While the earliest smoking bans in cinemas and public transport were driven primarily by concerns about fire risk, the growing recognition of the health effects of secondhand smoke (SHS) together with growing public dislike of cigarette smoke and concern about legal liability—particularly under occupational health and safety laws—have been the factors facilitating the adoption of smokefree policies and legislation in more recent times.
Scientific research is unequivocal about the serious health effects of exposure to SHS.1-3 Certainly one of the most compelling arguments for banning smoking in workplaces has been the protection of employees from the hazards of chronic exposure.4–6 The threat of litigation arising from knowledge of these health risks and employers' duty of care to staff and customers and patrons has been a significant factor influencing the introduction of smokefree policies in organisations across both the public and private sectors (see Chapter 16, Section 16.3).
Protecting the health of the public, particularly children,7,8 has also been a significant factor driving the introduction of smoking bans in a variety of public places such as shopping centres and restaurants. Children are at particular risk from exposure to SHS due to their immature respiratory systems.2,9
As knowledge of the health risks associated with SHS has increased over time, the public has become increasingly concerned about being exposed to SHS and support for smokefree legislation has grown. Prior to the widespread introduction of smokefree policies in public places, many Australians were frequently exposed to tobacco smoke in the course of their everyday lives. A South Australian survey in 2004 for instance reported that most people in that state (74%) were concerned about personal exposures to SHS. The highest rates of exposure to SHS in enclosed or restricted places occurred in hotels and bars (36%). Many people reported being exposed to SHS while dining al fresco (13%), and in private homes or cars (33%). Thirty-seven per cent were also exposed to SHS in the street or at outdoor entertainment venues.10
Evidence of the benefits for introducing comprehensive smokefree legislation that covers all indoor public places and workplaces is now overwhelming.11 As spelled out in detail in Chapter 15, Section 15.8, bans have been well accepted in the community, compliance has been high, and substantial improvements in air quality have been documented. Chapter 15, Section 15.9 outlines some of the major benefits of such policies in terms of reduced exposure to secondhand smoke, declines in amounts smoked and numbers of people smoking. The benefits in terms of reduced disease and deaths are described in Chapter 15, Section 15.10.
Smokefree laws have fast become a global priority for public health as governments around the world move to implement the WHO Framework Convention on Tobacco Control.12
2. US Department of Health and Human Services. The health consequences of involuntary smoking: a report of the Surgeon General. Rockville, Maryland: US Department of Health and Human Services, Public Health Service, Centers for Disease Control, Center for Health Promotion and Education, Office on Smoking and Health, 1986. Available from: http://www.cdc.gov/tobacco/data_statistics/sgr/pre_1994/index.htm
3. IARC Working Group on the Evaluation of Carcinogenic Risks to Humans. Tobacco smoke and involuntary smoking. IARC monographs on the evaluation of carcinogenic risks to humans, Vol. 83. Lyon, France: International Agency for Research on Cancer, 2004. Available from: http://monographs.iarc.fr/ENG/Monographs/PDFs/index.php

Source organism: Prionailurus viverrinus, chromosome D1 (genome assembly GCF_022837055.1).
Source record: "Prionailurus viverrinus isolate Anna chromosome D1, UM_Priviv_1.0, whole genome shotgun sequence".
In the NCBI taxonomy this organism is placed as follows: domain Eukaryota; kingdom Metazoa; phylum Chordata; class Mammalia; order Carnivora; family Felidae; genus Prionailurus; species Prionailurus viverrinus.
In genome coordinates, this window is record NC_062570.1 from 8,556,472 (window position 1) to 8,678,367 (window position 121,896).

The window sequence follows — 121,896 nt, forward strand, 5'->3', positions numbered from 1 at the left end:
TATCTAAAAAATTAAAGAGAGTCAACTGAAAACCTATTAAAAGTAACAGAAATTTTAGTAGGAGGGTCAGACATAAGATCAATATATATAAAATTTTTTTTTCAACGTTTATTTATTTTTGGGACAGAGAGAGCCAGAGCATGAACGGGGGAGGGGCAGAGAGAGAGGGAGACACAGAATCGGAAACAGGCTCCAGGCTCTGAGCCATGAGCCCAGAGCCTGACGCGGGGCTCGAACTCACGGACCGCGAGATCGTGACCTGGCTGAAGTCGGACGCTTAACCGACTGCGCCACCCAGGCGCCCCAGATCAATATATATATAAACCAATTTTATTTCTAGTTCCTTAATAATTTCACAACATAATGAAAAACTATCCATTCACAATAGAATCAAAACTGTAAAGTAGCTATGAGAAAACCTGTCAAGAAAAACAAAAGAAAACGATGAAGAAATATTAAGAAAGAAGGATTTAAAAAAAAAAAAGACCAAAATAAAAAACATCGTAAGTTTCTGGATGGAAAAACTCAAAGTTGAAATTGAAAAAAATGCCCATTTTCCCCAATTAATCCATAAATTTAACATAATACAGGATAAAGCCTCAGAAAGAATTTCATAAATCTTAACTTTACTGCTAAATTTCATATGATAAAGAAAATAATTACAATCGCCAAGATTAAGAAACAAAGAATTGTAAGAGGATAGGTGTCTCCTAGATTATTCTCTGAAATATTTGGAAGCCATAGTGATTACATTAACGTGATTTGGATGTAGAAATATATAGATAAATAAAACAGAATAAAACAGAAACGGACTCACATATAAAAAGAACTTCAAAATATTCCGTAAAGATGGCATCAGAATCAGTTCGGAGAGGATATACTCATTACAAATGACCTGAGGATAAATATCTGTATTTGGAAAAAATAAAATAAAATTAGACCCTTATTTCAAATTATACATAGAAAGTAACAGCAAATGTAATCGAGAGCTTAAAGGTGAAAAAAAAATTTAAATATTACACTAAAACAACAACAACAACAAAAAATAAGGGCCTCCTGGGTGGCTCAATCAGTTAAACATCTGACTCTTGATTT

4. Goodman P, Agnew M, McCaffrey M, Paul G and Clancy L. Effects of the Irish smoking ban on respiratory health of bar workers and air quality in Dublin pubs. American Journal of Respiratory and Critical Care 2007;175(8):840–5. Available from: http://www.ncbi.nlm.nih.gov/pubmed/17204724
5. Holm AL and Davis RM. Clearing the airways: advocacy and regulation for smoke-free airlines. Tobacco Control 2004;13(suppl. 1):i30–6. Available from: http://tobaccocontrol.bmj.com/content/13/suppl_1/i30.abstract
6. Wakefield M, Trotter L, Cameron M, Woodward A, Inglis G and Hill D. Association between exposure to workplace secondhand smoke and reported respiratory and sensory symptoms: cross-sectional study. Journal of Occupational and Environmental Medicine 2003;45(6):622–7. Available from: http://journals.lww.com/joem/Abstract/2003/06000/Association_Between_Exposure_to_Workplace.7.aspx
7. Sweda E, Gottlieb M and Porfiri R. Protecting children from exposure to environmental tobacco smoke. Tobacco Control 1998;7:1–2. Available from: http://tobaccocontrol.bmj.com/cgi/content/full/7/1/1
8. Ferrence R. Passive smoking and children. British Medical Journal 2010;340:c1680. Available from: http://www.bmj.com/cgi/content/full/340/mar24_1/c1680?view=long&pmid=20335342
9. Tobacco Advisory Group. Passive smoking and children. London: Royal College of Physicians, 2010. Available from: http://bookshop.rcplondon.ac.uk/details.aspx?e=305
10. Hickling J and Miller C. Progress in tobacco control in South Australia: summary of key findings from the 2004 Health Omnibus Survey. Adelaide: Tobacco Control Research and Evaluation Program, 2005.
11. International Agency for Research on Cancer. Evaluating the effectiveness of smoke-free policies. Handbooks of cancer prevention, tobacco control, Vol 13. Lyon, France: IARC, 2009. Available from: http://com.iarc.fr/en/publications/pdfs-online/prev/handbook13/
12. WHO Framework Convention on Tobacco Control. Geneva: World Health Organization, 2003. Available from: http://www.who.int/tobacco/framework/WHO_FCTC_english.pdf